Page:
Sunday, 28 January 2018

Performance tests kill doctors and patients - Medical regulators in denial by Dr Helen Bright

It is well established that high levels of stress can kill people.

Stress causes profound changes in the body; for example, rise in corticosteroid hormones that actually kill brain cells, some more than others. Memory cells seem to be particularly vulnerable. When highly stressed one is less likely to pass exams, or get good enough grades.

Higher mortality figures also arise through increased suicide rates. In young people suicide is the major cause of death in UK. Read more HERE. Suicides peak in exam season.

Medical regulators and their regulators (paid for by regulators themselves) have been in denial for many years about the effects of their performance tests on doctors and their patients. The tests have been found unreliable.

Holzfigur, Stones, Life Struggle, Resistors
High levels of stress cause memory block and poor performance by doctors when medical regulators examine them in so called performance tests lasting for days.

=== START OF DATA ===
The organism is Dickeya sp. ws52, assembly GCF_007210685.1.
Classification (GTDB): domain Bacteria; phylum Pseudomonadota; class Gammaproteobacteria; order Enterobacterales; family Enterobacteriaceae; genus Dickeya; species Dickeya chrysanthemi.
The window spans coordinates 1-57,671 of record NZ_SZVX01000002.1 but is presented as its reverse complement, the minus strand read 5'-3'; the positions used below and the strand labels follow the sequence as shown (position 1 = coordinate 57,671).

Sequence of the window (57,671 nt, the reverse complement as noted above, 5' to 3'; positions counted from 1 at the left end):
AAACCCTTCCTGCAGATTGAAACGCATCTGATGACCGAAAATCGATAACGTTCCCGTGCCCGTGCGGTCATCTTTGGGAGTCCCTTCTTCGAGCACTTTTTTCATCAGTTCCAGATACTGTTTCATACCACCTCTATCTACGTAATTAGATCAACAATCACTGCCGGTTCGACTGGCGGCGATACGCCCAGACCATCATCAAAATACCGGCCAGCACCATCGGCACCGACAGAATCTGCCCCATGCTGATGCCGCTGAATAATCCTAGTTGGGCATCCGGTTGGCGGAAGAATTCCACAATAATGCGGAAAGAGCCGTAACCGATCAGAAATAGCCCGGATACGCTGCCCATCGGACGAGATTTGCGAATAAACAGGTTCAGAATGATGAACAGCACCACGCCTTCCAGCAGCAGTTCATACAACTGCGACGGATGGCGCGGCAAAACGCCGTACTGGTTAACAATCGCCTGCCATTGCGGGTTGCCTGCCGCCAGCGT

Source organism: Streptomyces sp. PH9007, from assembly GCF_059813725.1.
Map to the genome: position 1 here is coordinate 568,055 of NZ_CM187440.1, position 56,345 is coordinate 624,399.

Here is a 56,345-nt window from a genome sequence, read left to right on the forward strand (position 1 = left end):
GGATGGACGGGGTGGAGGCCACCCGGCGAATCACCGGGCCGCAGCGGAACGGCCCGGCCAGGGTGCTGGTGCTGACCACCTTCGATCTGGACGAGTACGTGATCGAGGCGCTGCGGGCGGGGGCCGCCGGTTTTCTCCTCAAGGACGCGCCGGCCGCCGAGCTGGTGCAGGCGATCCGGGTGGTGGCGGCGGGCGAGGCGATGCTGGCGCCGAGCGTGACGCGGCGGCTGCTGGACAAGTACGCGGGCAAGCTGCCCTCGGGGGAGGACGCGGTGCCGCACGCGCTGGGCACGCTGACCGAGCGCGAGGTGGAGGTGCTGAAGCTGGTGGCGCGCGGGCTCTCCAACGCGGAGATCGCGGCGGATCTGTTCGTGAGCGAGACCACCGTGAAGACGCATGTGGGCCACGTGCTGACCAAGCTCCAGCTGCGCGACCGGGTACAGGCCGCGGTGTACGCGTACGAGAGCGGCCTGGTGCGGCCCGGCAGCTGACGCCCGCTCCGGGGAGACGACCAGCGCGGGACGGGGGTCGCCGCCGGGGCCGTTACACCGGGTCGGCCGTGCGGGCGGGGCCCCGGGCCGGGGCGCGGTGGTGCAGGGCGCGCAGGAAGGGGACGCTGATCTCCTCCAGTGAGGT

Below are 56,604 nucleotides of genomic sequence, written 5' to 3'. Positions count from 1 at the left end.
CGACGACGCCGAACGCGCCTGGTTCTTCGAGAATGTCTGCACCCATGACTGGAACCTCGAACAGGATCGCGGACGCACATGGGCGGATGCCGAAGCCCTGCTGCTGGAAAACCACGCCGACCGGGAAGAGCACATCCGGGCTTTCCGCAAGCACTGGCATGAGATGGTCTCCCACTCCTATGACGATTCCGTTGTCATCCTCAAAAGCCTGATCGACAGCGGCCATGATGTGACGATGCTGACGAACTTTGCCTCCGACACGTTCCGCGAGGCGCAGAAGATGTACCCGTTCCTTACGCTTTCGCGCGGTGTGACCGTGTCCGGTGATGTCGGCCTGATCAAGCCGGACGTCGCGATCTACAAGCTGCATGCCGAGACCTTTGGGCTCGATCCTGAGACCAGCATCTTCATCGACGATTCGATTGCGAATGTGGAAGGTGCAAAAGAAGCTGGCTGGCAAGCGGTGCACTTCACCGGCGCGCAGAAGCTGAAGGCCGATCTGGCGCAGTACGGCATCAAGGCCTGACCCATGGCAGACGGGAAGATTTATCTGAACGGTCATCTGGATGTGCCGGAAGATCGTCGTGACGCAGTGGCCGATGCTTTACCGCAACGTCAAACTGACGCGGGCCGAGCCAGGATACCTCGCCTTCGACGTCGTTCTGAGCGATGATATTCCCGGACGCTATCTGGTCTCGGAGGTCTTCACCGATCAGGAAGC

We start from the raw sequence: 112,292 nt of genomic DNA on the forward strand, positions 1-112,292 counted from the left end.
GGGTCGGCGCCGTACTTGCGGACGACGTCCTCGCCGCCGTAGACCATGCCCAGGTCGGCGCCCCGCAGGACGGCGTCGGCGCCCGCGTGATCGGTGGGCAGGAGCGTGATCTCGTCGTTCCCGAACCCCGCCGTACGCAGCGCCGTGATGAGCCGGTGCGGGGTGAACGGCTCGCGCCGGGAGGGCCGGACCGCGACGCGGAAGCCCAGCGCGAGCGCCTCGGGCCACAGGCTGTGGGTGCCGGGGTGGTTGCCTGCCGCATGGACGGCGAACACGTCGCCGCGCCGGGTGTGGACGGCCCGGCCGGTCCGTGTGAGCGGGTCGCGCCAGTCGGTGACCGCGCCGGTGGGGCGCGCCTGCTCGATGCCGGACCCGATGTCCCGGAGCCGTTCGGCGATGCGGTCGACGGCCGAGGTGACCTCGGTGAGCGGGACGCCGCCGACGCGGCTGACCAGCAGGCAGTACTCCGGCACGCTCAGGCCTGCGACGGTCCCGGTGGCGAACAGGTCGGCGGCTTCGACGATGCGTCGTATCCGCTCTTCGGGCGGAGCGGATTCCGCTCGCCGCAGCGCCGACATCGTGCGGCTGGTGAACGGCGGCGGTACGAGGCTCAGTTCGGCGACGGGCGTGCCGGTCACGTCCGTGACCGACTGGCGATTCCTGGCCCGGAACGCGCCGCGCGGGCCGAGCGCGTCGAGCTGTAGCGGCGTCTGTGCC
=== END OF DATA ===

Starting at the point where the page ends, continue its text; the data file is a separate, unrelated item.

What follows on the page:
Following complaints to the medical regulator, instead of regulator examining the doctors' practice patients' cases which may include the inconvenience of travel by the regulator's investigating staff or experts, performance tests were introduced. With so much at stake doctors were more likely to fail. And when good doctors are removed from the medical register the chances are that more patients will die. There is a shortage of doctors now in UK. It is a very sad fact that members of the medical profession were participants in cruel treatment of their colleagues. False allegations by NHS trusts to the regulator of medicl profession contributed to doctor shortage.

In ancient times in Europe, empires obtained slave physicians. Today they come as refugees from war zones, Little do they know what awaits them. Nobody tells them.

Schools for children may manage better the exam stress by having continuing assessment instead. British educational system fails young people. Culture of excessive testing just carries on and on to many places of further education.

While the effect of stress in failing medical exams at universities is recognised by, for example, a review Iranian study there has been no recognition that medical regulators contribute to increased mortality through performance tests in highly stressful situation when so much is at stake. Much more than at the level of a medical student.

Racial stereotypes also play a role in underperformance according to some research.
In performance assessment the burden of proof is on the doctor to prove innocence and not the regulator to prove the guilt. This is against the basic principle of justice: innocent until proven guilty.

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